Al McCombs

Al McCombs

O

ur psyches have been through the ropes this past week. First came changes in our Halloween customs because of the coronavirus. Followed immediately by the change back to standard time from daylight saving. Through all this we were bombarded with pre-election propaganda, then had the agony of awaiting the final vote count. 

All the while trying to wear those suffocating masks and keeping distance from friends and associates. And avoiding those warm hugs that make life so pleasant.

There’s been a lot of discussion again whether we should keep daylight saving, which started as a wartime energy saver in World War I, pitting the growing industrial society against the agricultural society. Austria-Hungary and Germany led the way in 1916. Allied countries immediately followed their enemies by adopting daylight time, which ran until Oct. 1. The United States jumped on the bandwagon when it entered the war, then abandoned the program in 1919.

Over the years the United States has had many time change plans. At one time Chino residents advanced the clocks on the last Sunday in April, which was also the day of the annual Rancho Ride. Clocks were set back at the end of September. Later the change was moved to the first Sunday in April and the last Sunday in October. Then the idea was advanced in the U.S. that it would be better to fall back to regular time the Sunday after Halloween, as a safety measure. Canada and Mexican communities near the border, followed suit. 

Location has a lot to do with it. Areas near the equator have consistent night and day all year around. Hawaii is in that boat, and stays on standard time. Alaska sees sunshine in the summer up to 10 or 11 p.m. Maine, Massachusetts and New Hampshire, that stay light longer in the summer, are among the proponents to discard DST.

Asia, Australia and most of Africa don’t use daylight time.

In 2011 Russia went on daylight saving time and declared the change would be permanent. In 2014 it was abandoned there.

Mexico adopted horario de verano nationwide in 1996, even in its tropical regions, because of its increasing economic ties to the United States. Daylight saving time there begins the first Sunday of April and ends the last Sunday of October; and is usually referred to as the "Summer Schedule.” However, ten northern border municipalities observe the same DST schedule as the United States. They are: Acuna, Anahuac, Juarez, Matamoros, Mexicali, Nuevo Laredo, Ojinaga, Piedras Negras, Reynosa, and Tijuana.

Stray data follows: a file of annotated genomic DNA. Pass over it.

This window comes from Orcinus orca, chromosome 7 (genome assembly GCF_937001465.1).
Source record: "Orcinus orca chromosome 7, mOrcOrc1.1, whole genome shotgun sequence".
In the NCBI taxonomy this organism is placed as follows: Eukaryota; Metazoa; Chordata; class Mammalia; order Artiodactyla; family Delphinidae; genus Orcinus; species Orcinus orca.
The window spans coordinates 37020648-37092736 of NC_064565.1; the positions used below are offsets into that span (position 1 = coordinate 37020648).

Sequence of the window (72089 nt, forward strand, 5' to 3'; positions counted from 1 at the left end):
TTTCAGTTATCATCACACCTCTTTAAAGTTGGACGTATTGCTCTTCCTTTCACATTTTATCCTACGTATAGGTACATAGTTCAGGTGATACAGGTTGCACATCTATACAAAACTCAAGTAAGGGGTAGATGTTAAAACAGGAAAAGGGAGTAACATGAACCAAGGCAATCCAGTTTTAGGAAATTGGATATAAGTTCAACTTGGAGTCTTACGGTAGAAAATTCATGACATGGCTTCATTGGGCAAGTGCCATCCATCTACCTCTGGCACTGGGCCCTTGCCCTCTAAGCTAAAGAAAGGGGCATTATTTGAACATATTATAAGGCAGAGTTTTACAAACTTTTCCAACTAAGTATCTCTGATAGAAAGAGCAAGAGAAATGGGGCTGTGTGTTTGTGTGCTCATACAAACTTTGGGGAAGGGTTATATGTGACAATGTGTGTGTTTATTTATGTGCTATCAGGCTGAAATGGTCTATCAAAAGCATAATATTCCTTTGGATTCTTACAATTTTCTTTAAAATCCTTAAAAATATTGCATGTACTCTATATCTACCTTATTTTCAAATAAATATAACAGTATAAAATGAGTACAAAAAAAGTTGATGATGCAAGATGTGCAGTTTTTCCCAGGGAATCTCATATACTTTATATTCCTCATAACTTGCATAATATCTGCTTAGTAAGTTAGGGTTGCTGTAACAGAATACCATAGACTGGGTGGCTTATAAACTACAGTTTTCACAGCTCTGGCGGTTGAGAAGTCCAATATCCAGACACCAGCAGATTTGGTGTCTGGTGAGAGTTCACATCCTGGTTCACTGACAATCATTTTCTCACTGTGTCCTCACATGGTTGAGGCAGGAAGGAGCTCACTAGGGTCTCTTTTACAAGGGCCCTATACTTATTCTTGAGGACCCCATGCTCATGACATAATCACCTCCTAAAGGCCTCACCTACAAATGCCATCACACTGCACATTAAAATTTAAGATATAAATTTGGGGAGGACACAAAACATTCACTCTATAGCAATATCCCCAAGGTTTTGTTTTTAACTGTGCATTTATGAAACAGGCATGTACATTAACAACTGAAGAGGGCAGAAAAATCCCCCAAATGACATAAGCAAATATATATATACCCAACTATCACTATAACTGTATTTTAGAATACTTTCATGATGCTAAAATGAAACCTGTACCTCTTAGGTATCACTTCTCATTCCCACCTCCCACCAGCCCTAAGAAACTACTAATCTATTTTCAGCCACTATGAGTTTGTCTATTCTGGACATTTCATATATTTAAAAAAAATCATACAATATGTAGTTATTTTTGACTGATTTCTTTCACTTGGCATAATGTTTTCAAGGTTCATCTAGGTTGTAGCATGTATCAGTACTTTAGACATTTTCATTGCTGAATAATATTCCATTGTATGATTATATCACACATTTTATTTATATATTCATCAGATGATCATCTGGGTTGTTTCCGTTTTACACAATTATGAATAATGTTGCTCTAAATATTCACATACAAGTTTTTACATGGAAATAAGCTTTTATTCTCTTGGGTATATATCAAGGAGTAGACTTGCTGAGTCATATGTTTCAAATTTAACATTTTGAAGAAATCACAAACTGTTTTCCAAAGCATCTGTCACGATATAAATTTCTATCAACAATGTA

In the United States, the Florida, Washington, California, and Oregon legislatures have all passed bills to enact permanent DST, but the bills require Congressional approval in order to take effect. Maine, Massachusetts, New Hampshire, and Rhode Island have also introduced proposals or commissions to that effect. Although 26 states have considered making DST permanent, unless Congress changes federal law, states cannot implement permanent DST—states can only opt out of DST, not standard time.

The European Union doesn’t care about Halloween, so the treaty countries fall back earlier, but there are rumblings in some who would like to forget the whole thing. The trouble is, half seek to abandon daylight saving, and half want to go all year around.

What’s this annual practice doing to us? Diana Kwon, a freelance journalist specializing in health and life sciences, writing from Berlin for Scientific American, had some interesting reporting, saying there has been a pushback to the seasonal time changes that  affect mood, sleep and general well-being.

She notes that the twice-a-year transitions have become increasingly unpopular and that scientists have been calling attention to the  effects which include a general reduction in mental and physical well-being, as well as a potential increased risk of serious complications, such as strokes and heart attacks, soon after the shifts. There is also evidence of increases in traffic fatalities and harmful medical errors shortly after clocks are moved forward in the spring.

She says governments around the world have been in discussions about sticking to one time—either permanent standard time or permanent daylight saving. 

Beth Malow, a professor of neurology and pediatrics at Vanderbilt University, spoke with Scientific American about the health effects of this timekeeping practice and what should replace it. She said daylight saving is a misalignment of biological rhythms for eight months out of the year. Researchers observe the stroke rate or heart attack rate increases predominantly with the switch from standard to daylight in March. 

In 2021, DST begins as late as possible in the U.S. next March, on the 14th, and goes as late as possible, to Nov. 7.

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